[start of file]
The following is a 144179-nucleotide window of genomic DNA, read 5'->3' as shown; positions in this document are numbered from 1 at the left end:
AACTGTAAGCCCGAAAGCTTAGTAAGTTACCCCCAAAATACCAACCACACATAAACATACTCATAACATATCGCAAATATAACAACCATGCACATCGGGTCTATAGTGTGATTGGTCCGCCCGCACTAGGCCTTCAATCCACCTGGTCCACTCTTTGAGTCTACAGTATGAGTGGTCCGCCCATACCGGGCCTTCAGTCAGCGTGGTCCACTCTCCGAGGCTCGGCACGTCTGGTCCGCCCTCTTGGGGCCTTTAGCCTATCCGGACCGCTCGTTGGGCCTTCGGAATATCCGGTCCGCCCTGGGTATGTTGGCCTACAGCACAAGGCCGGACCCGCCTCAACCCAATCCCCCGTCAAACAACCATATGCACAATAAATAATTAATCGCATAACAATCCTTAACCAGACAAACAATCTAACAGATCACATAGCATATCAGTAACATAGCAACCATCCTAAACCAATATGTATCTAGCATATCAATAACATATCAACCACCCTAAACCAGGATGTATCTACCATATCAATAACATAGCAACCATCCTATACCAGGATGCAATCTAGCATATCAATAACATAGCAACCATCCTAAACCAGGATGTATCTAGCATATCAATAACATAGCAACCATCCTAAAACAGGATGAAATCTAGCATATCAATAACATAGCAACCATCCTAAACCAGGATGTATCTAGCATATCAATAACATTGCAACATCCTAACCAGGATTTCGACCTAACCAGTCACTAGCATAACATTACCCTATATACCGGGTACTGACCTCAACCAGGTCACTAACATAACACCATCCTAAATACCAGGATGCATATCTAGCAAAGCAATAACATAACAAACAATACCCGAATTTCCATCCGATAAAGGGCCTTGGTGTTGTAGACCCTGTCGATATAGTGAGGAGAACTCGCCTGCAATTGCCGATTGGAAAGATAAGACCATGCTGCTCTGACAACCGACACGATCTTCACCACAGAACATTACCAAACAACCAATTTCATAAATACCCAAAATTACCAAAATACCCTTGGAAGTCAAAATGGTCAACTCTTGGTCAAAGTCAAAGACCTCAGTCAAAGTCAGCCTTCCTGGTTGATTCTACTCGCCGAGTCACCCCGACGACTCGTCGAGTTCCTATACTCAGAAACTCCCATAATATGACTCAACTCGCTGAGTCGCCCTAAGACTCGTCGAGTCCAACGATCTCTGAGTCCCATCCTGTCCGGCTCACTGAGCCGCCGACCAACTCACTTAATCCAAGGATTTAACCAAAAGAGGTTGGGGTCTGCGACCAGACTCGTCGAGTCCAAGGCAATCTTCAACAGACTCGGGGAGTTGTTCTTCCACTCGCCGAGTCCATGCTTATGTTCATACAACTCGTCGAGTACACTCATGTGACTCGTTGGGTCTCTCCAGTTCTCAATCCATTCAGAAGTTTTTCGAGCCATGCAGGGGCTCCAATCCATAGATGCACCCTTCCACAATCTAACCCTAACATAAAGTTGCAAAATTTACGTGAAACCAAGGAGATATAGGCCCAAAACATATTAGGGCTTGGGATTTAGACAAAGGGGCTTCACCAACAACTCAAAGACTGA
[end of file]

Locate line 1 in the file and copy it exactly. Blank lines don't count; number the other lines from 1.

The following is a 144179-nucleotide window of genomic DNA, read 5'->3' as shown; positions in this document are numbered from 1 at the left end: